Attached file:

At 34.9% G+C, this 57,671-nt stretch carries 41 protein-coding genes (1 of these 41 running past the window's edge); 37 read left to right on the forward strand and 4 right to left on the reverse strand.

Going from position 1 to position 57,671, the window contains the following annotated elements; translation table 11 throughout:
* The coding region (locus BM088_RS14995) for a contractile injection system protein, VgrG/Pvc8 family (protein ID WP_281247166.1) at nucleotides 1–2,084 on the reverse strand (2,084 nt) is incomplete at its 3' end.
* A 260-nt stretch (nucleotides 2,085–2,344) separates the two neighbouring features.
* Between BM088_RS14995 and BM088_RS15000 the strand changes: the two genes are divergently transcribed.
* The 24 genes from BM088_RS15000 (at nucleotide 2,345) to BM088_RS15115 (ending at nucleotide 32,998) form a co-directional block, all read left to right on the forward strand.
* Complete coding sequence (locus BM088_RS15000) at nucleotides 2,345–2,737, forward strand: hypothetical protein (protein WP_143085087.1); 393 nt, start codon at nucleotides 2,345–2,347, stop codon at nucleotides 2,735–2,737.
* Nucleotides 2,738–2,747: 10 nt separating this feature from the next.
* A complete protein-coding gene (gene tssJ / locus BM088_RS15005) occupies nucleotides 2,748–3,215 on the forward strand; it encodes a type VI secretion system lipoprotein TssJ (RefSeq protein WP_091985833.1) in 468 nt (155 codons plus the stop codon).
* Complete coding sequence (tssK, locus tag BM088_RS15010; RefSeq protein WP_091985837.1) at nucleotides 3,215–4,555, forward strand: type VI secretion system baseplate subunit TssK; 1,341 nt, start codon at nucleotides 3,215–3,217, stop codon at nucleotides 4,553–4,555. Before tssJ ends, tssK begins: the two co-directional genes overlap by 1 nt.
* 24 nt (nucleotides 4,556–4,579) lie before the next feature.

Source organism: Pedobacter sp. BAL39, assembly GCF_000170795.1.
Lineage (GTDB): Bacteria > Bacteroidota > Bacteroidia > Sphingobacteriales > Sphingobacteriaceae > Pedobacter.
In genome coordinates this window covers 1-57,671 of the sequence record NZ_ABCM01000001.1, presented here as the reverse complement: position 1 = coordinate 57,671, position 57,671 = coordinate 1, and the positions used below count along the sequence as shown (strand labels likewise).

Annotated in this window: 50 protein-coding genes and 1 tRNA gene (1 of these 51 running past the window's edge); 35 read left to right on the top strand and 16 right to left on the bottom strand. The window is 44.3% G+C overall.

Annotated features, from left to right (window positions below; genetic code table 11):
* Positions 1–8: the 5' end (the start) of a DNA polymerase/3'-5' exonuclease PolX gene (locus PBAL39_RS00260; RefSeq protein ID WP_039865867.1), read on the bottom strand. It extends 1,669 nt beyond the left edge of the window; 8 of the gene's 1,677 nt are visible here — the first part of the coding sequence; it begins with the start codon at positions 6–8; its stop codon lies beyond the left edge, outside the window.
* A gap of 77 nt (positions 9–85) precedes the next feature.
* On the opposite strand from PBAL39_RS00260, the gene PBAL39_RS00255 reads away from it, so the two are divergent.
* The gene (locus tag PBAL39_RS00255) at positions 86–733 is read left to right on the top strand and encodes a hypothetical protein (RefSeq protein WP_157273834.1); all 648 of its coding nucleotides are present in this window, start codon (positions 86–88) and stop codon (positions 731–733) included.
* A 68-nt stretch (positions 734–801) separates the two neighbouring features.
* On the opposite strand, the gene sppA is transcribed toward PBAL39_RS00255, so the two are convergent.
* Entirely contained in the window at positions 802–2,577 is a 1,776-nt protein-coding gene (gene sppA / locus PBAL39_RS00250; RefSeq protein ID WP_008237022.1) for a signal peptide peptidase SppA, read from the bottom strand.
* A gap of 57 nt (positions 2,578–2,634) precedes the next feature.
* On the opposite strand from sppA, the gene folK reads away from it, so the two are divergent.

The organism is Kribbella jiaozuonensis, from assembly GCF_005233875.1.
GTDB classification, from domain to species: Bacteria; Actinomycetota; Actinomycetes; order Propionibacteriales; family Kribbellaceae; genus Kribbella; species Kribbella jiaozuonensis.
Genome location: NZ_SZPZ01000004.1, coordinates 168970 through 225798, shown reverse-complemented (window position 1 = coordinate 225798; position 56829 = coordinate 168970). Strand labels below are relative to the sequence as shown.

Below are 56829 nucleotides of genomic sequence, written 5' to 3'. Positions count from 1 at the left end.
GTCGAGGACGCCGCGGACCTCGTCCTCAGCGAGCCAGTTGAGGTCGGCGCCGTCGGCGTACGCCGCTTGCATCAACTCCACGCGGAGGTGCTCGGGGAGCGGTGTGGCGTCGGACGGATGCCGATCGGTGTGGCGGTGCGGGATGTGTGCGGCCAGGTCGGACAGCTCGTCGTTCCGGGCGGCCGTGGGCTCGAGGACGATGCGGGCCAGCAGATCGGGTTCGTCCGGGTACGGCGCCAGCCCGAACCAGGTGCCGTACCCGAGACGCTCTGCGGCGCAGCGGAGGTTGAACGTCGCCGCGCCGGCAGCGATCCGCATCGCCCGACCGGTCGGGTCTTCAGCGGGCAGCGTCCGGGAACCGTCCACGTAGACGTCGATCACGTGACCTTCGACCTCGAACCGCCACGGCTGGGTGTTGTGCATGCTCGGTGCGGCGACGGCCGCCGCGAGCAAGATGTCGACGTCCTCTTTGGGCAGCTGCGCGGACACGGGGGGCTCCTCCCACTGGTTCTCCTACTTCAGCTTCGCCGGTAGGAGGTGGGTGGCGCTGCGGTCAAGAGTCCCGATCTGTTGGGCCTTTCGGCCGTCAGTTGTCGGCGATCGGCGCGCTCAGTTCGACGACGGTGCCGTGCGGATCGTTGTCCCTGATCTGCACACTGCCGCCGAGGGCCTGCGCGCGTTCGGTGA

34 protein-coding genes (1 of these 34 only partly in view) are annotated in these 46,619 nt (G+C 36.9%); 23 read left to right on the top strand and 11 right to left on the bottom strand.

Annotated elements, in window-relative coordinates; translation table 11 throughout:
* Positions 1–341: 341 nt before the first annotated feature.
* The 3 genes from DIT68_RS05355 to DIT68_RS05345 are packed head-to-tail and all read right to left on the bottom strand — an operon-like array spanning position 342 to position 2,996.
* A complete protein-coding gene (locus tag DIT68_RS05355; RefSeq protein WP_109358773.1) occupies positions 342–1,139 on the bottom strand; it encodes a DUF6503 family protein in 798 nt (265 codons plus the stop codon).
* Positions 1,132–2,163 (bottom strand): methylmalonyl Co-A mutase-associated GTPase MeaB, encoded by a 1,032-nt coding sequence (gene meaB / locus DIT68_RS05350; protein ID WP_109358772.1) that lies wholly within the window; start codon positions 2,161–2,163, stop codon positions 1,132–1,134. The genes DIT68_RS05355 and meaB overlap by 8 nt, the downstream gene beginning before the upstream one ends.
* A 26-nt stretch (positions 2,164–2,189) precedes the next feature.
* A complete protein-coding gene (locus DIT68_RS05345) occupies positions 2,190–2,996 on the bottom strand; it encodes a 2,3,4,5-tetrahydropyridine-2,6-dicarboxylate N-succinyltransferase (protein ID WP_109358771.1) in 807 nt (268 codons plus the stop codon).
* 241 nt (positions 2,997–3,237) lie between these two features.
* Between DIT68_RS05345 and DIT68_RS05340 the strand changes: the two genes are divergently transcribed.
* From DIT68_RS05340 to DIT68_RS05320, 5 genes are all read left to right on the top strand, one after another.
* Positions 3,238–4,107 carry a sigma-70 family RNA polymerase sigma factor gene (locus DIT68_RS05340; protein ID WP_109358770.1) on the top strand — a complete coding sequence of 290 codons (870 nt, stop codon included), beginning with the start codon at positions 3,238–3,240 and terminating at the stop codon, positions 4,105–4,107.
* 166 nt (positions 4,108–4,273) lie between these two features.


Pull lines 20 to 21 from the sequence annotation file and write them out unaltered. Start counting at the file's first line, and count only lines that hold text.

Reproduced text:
* The gene (locus tag PBAL39_RS00255) at positions 86–733 is read left to right on the top strand and encodes a hypothetical protein (RefSeq protein WP_157273834.1); all 648 of its coding nucleotides are present in this window, start codon (positions 86–88) and stop codon (positions 731–733) included.
* A 68-nt stretch (positions 734–801) separates the two neighbouring features.